For the longest time we have been conditioned to see a single side of the story of Africa; one highlighted by poverty, civil wars, insecurity, and famine. Reinforced by images on international media of people waiting to receive international aid, animal carcasses littering parched grounds, and people packed into tiny boats trying to get to Europe, the narrative we carry about ourselves is that our countries are poor and self-defeated and the best way to make it as an African is to get out of the continent.

But then the waves of negative perception started to turn. And this turn could be tracked by the increased interest in attention that African countries shampoo isdin lambdapil Mexico cheap jerseys nike wiki archivador cajonera carpetas colgantes ipad 2019 hülle mit tastatur und stifthalter comprar fatos de treino adidas baratos nike air max ivo black and white comprar fatos de treino adidas baratos tp link remote control дамски памучен чорапогащник cheap jordan 4 meia com pompom hängemattengestell preisvergleich škare za plastične cijevi koaxialní kabel hornbach have been getting through foreign investments and exposure to international events. As mentioned in the previous article, Building Startups from the Ground Up, funding into African startups significantly went up during the first quarter of 2018 when compared to 2017 with the sectors receiving the most money being Fintech, Agritech, Healthtech, Ecommerce and SaaS.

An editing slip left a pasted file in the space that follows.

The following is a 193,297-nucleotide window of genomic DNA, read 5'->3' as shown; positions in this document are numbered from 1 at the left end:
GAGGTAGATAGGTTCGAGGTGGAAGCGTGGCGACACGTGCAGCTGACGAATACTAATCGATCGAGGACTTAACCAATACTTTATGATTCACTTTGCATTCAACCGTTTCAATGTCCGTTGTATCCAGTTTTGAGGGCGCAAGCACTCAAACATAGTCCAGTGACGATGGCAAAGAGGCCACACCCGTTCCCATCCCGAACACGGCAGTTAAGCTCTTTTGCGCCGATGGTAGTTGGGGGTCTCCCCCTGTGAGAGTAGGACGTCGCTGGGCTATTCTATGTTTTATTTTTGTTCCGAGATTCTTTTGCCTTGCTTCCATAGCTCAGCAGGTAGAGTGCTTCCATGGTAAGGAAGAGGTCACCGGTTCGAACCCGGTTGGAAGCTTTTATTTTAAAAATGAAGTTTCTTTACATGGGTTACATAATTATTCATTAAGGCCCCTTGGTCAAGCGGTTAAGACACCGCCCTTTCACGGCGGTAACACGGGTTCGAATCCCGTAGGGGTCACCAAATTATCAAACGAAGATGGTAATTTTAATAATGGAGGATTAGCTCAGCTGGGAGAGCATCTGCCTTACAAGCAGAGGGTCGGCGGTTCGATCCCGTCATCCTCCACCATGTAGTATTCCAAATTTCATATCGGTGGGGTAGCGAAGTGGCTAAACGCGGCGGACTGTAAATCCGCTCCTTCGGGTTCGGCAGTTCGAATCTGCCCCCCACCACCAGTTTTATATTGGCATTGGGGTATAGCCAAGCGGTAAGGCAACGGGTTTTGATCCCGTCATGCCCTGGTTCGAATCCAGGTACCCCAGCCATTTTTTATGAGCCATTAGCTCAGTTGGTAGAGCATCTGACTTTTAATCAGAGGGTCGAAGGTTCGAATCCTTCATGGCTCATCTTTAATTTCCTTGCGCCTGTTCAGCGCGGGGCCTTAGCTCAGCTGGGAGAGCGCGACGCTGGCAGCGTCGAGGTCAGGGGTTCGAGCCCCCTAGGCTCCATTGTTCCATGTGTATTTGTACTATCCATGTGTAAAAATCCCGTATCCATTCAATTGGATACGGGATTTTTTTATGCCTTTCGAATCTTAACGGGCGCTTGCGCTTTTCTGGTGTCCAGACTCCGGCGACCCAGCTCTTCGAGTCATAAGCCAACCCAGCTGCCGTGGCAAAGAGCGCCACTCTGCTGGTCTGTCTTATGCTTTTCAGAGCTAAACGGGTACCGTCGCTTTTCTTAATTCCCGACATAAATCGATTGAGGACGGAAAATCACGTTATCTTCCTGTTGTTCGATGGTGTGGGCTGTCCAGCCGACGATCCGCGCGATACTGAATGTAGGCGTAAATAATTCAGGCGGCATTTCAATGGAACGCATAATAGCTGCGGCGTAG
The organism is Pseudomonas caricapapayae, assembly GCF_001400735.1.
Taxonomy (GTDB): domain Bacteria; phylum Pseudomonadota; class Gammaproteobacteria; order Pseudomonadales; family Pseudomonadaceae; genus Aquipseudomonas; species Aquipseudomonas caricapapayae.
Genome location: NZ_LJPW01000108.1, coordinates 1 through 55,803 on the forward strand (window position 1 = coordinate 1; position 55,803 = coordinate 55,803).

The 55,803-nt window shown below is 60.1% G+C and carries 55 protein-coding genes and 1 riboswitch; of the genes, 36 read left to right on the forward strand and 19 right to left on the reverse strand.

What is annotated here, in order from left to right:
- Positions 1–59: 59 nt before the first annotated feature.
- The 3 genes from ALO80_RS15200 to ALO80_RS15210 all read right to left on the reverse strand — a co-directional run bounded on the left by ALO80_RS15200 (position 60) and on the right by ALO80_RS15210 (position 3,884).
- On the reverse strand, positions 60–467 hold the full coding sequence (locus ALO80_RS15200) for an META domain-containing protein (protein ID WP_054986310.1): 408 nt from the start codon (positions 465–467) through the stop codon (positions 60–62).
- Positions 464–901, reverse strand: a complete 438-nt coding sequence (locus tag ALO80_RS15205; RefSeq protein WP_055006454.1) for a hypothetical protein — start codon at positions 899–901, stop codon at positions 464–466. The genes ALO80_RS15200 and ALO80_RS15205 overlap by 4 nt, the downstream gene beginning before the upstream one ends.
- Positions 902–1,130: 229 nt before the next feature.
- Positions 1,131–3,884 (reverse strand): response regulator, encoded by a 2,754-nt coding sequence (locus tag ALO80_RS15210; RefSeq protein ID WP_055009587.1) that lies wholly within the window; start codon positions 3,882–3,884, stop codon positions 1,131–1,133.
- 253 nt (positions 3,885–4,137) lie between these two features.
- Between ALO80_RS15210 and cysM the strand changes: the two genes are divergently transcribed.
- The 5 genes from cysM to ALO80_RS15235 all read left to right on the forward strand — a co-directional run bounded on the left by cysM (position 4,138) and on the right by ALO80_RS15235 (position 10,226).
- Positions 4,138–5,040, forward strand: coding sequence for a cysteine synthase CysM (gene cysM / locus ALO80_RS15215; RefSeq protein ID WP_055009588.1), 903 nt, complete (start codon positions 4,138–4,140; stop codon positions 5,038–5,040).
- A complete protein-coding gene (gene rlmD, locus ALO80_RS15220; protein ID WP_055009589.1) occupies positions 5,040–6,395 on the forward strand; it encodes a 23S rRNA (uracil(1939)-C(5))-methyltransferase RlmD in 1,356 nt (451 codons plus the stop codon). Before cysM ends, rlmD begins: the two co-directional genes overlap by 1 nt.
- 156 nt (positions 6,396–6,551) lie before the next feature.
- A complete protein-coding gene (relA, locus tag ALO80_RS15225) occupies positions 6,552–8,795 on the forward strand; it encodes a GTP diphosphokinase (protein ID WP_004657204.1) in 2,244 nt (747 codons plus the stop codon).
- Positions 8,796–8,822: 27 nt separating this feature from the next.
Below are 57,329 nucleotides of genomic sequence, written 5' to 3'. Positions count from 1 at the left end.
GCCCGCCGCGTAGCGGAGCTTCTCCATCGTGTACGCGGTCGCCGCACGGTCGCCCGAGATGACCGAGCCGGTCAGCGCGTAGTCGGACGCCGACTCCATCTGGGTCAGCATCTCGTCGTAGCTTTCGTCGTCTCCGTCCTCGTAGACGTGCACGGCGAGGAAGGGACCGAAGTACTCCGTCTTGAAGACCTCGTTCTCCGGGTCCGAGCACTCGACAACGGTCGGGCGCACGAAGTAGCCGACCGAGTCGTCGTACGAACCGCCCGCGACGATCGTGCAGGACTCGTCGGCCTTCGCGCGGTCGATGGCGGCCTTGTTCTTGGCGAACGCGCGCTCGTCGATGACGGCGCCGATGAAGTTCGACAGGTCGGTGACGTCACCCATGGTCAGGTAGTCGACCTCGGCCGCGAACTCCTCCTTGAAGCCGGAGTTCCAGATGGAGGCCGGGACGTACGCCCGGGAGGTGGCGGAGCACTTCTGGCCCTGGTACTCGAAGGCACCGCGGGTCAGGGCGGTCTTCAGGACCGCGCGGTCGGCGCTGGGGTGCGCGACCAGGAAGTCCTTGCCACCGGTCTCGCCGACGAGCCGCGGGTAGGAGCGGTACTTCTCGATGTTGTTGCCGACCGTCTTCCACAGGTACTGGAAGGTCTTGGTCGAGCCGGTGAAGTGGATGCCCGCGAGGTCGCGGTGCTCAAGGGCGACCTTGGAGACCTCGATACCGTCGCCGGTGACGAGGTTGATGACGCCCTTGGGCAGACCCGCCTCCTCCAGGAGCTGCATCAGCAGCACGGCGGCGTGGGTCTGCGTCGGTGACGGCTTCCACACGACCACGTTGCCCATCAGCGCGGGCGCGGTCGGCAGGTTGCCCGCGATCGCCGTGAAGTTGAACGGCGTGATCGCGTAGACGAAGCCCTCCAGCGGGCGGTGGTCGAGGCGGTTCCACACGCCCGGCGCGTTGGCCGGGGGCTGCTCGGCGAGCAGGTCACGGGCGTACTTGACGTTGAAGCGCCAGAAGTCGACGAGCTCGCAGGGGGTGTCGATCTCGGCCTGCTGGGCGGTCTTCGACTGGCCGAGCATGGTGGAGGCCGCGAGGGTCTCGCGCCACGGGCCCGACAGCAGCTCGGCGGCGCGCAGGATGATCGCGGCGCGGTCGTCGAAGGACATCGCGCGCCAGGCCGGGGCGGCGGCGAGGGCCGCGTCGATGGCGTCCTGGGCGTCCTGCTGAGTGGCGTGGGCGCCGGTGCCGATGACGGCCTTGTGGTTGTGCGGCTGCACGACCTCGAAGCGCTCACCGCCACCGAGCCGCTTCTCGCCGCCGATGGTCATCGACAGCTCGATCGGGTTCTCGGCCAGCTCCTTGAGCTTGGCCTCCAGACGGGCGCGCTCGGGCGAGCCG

This upwards trend in interest had been going on for a while. According to EY’s Africa attractiveness program 2016, the year-on-year Foreign Direct Investment (FDI) project numbers for Kenya grew by over 50 % [1]. In 2015, Barack Obama and President jointly hosted the Global Entrepenership Summit in Nairobi [2]. In June 2016, Mark Zuckerberg’s foundation — the Chan Zuckerberg Initiative — made a multi-million dollar investment in Andela, a startup that trains African software developers and gives them full-time roles at international companies. Other international companies such as Google and IBM opened offices here and people like Jack Ma jetted in with 38 Chinese billionaires.

Mark Zuckerberg was quoted to have said, “There’s so much energy and so much potential here. I just want to walk around and meet folks.”

So with increased attention towards the African continent, what do investors really look for in startups?

As mentioned in Building Startups from the Ground Up, execution and business readiness is key. Investors invest to grow their money so they need to see potential for a positive return on their investments. That means, if you’re a startup entrepreneur, you’ll need to show you have an idea with a good customer-market fit as well as an effective business model. Simply said, solve real problems that real people have and show that you’re going to make money out of it.